“There appears to be little doubt that he is extremely ill,” Shifter says. “His poor health was evident in the recent presidential campaign and already hampered his ability to maintain his customary frenetic political activity in the region.”
Chavez and Venezuelan officials have refused to provide details about his cancer, which was announced in June 2011. Last month, Chavez returned to Cuba for his fourth operation related to the illness and there is growing speculation that he may die within months and even before the scheduled January 10 inauguration of his new term.
Even if Chavez recovers and is able to carry out his functions as president, deepening problems in Venezuela - particularly the economy and crime - will require him and his government to focus more on the national agenda, he points out.
“He will have fewer resources at his disposal to assist allied countries and Petrocaribe members,” Shifter says. “Chavez's political support in the region, which was never as strong as was commonly assumed, will weaken, as each country pursues its own course.”
If Chavez dies before his new term ends, new elections will have to be held. “The holding of constitutionally-mandated elections should he die in the first two years of his new term offers a new set of possibilities to the opposition,” says Arnson.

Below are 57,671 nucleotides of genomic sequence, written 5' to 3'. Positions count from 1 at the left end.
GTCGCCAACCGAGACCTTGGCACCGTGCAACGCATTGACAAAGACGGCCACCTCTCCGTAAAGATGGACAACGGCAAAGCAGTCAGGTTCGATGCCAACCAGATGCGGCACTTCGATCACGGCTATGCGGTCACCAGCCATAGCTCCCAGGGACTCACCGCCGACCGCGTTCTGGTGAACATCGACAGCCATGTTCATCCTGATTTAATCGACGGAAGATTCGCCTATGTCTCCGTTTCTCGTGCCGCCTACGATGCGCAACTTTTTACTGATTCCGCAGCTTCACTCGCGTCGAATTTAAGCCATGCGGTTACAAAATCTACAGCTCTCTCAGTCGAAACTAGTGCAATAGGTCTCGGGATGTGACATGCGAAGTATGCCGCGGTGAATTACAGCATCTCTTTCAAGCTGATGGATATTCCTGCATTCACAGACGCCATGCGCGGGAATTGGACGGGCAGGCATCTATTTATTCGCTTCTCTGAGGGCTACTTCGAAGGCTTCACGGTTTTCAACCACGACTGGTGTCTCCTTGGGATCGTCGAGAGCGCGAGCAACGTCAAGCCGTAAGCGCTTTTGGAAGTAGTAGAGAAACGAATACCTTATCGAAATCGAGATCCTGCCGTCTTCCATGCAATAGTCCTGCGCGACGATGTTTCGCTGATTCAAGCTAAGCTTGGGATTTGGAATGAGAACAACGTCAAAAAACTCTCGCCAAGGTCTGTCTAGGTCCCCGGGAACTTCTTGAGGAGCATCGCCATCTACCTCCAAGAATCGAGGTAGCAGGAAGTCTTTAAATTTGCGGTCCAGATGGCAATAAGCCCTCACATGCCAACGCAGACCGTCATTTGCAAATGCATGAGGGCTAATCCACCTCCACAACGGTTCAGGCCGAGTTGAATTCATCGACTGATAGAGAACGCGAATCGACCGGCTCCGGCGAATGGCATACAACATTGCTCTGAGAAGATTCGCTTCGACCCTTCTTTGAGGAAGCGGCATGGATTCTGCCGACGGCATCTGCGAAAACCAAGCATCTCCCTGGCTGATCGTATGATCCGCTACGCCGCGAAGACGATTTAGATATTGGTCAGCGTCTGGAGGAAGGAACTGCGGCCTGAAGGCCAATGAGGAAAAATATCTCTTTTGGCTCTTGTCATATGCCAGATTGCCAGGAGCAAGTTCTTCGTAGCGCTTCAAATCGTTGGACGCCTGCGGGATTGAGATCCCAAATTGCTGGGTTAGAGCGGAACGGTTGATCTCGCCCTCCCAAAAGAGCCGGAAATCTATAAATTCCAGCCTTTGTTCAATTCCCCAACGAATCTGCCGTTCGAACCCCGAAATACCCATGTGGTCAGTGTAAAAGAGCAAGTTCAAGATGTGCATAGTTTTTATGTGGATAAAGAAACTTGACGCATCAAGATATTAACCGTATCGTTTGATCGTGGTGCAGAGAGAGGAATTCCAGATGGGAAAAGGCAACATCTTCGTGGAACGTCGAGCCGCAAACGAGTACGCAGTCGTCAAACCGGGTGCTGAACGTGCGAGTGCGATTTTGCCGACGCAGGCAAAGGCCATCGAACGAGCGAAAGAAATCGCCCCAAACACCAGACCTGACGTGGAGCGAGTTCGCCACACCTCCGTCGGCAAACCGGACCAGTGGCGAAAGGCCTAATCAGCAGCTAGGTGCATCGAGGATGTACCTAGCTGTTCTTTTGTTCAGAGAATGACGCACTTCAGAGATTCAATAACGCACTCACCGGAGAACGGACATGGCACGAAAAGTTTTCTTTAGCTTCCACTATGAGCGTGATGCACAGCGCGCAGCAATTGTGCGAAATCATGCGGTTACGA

Vice president Nicolas Maduro was singled out by Chavez as his potential successor and would likely face off in elections with opposition leader Henrique Capriles, who lost the October elections to Chavez.
“In any case, uncertainty has been heightened as the Chavez drama continues,” Shifter says.
ARGENTINA: WEAKER PRESIDENT
President Fernandez, who won re-election in October 2011, is now facing a wave of protests over her policies.
“Cristina Fernandez de Kirchner is on shaky ground,” says Riordan Roett, Professor and Director, Latin American Studies Program, Western Hemisphere Studies, SAIS-Johns Hopkins University.
In November a large crowd – up to 500,000 according to one estimate – took to the streets of Buenos Aires to protest rising insecurity and the government’s currency controls and false inflation data.
“Street demonstrations in Buenos Aires are never a good sign,” Roett says. “Middle class opposition is growing. Inflation, crime [and] controls on currency movements are all unpopular.”
Also in November, the top union CGT organized a strike against the government that paralyzed much of Buenos Aires.